7.5

The Weird World of Blowfly review

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<i>The Weird World of Blowfly</i> review

The Weird World of Blowfly, a recent biographical documentary of the raunchy sexual humorist and self-proclaimed inventor of rap music, Clarence Reid (AKA Blowfly), will be a musical initiation for most. Whether viewers fondly remember getting a bootleg tape of his songs, or have no idea who he is, they’ll enjoy following Reid’s orbit as a wild cult personality onstage through five decades to the present day.

Now 70, Clarence Reid still maintains his drive. But his recent career revival on small-circuit tours in the U.S. and as a headliner for younger German acts can also feel like the decline of a formidable career. His identity as Blowfly was a B-Side to Reid’s work as a producer and arranger, an alter ego who could make parodies of the funk and soul songs that Reid produced. And, more importantly, Blowfly was free to rhapsodize on sex and bodily humor (like his prankish cover of Otis Redding, “Shitting on the Dock of the Bay” with Isaac Hayes on piano).

Reid’s career spans genres from soul to funk to rap, from the 1960s to now, with his first Blowfly album released in 1971. Yet later financial strains compelled Reid to sell his entire catalog, which left him without any future royalties even when mainstream artists like Beyoncé sampled his hooks. Despite this turn for the worse, in the movie Reid is artistically unimpeded and continues to get on stage, decked out in a glittery get-up with a cape, to sing his classic “Rap Dirty” and other anthems.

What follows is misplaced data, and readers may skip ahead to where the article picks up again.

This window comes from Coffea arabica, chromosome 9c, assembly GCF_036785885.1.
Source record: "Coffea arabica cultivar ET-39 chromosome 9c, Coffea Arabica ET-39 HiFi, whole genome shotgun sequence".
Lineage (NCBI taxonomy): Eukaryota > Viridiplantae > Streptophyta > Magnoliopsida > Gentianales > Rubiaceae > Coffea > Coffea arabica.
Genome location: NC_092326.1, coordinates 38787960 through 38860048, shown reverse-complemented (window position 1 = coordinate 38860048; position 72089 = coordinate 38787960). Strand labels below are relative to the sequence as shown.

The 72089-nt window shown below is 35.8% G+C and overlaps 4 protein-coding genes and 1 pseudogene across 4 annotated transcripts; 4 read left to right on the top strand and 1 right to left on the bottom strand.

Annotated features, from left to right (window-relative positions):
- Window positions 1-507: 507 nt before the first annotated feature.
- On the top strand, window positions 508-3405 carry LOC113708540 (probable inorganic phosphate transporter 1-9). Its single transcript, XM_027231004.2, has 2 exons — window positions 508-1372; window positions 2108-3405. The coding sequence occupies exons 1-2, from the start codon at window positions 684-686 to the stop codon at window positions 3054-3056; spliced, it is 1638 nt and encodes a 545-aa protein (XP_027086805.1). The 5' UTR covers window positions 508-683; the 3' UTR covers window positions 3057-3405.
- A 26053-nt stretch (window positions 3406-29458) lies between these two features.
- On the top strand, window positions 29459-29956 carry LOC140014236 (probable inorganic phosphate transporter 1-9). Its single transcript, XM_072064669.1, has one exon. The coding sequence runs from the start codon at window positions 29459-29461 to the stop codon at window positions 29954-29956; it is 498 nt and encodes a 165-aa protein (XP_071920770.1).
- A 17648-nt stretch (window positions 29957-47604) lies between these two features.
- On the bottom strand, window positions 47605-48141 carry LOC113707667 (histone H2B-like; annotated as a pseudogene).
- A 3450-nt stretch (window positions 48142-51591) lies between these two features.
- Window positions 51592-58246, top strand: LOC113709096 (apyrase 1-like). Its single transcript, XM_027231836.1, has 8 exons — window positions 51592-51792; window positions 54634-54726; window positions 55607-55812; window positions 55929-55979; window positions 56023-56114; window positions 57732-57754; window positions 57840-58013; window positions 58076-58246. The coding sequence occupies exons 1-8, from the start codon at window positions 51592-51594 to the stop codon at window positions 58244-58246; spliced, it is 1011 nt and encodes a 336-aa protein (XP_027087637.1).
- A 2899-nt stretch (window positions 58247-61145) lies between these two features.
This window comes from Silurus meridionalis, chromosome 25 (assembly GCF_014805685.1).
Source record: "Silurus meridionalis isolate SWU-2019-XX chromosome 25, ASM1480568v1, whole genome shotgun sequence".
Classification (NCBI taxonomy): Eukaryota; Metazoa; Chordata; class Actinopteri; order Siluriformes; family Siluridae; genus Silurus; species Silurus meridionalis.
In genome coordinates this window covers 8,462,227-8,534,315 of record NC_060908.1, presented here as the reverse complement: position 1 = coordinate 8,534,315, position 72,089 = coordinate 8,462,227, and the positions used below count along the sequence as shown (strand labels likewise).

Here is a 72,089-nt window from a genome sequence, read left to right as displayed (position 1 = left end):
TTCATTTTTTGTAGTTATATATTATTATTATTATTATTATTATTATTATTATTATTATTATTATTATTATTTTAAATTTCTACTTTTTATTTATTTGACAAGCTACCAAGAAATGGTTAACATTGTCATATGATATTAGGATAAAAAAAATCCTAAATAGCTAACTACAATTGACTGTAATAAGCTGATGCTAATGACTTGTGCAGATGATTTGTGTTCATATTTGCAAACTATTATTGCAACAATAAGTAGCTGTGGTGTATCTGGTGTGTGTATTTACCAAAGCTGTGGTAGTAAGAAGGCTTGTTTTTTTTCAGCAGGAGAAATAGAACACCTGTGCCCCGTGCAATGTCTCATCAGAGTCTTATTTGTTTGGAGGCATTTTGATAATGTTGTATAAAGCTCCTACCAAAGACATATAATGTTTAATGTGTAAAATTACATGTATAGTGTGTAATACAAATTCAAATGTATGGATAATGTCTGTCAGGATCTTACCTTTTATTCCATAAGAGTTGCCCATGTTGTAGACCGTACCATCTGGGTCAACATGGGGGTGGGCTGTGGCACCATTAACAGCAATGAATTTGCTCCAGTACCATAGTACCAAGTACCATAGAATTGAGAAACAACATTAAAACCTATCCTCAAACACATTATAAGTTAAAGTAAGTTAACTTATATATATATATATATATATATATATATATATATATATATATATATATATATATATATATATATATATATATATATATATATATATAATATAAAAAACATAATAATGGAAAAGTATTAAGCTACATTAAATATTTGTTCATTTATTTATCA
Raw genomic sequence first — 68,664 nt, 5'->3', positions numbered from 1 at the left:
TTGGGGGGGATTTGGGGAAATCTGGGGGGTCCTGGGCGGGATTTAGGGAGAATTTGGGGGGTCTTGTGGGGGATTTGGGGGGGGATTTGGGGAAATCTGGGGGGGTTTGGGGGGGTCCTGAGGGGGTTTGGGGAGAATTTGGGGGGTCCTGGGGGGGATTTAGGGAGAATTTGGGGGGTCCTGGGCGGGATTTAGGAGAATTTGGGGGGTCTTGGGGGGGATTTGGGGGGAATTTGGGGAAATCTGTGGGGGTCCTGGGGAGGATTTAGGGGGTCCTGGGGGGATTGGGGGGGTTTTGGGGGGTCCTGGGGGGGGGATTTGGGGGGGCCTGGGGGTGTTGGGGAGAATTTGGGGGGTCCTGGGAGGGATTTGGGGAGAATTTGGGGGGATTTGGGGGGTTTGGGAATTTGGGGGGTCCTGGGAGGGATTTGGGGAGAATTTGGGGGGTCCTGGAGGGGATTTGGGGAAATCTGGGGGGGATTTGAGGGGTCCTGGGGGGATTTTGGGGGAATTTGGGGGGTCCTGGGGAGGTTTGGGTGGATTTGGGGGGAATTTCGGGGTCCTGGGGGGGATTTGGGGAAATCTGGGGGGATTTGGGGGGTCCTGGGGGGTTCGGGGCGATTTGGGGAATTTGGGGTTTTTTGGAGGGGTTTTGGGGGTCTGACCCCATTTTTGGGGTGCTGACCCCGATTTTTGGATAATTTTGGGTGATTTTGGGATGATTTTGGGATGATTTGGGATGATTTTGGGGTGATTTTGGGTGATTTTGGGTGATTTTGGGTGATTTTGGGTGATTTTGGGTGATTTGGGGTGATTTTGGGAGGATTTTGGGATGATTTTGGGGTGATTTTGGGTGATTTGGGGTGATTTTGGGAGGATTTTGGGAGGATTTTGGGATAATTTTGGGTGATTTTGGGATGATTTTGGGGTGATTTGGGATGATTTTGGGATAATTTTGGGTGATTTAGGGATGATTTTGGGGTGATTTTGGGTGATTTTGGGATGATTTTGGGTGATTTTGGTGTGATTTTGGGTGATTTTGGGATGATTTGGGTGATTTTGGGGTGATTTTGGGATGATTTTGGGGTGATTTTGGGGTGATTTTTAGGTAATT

The film also gives respect where it’s due: Chuck D of Public Enemy and Ice-T pay homage to this progenitor of rap, along with the biographer of Ol’ Dirty Bastard (whose gravelly voice and nasty tirades were pure take-offs) and his family. The survey of Reid’s stylistic reach and output will impress initiates and devotees alike.

The periodically sluggish pacing of the documentary makes the physical limits and age of Reid weightier, despite his zeal for performance; the film wavers between invigorating and deflating. Weird World, like the recent documentary on A Tribe Called Quest, is a musicology travelogue that returns a far-ranging talent to the center stage once again—even if it’s stage B in some minor European music festival, or a tiny nightclub in Seattle.

Clarence Reid, without his cape, proves to be nothing short of fascinating. His XXX quips are provocative and political, but at the same time, he’s a bit of a germophobe and a devout spiritualist. “Ain’t nothing dirtier than the Bible,” he says in defense of those who would be offended by his songs, as he sits beside his mother with the good book spread out before her. Reid recounts how he first started to develop his humor as a farm worker at age seven, a kid satirizing the white landowners and performing for them with profanity because he was young and he could get away with it. Art was already his foil, and the outsized (and outrageous) lyrics stuck.

In the end, Reid proves to be an epic, hard-working musician who refuses to be ignored, and Blowfly is a richly complicated figure worth paying attention to.

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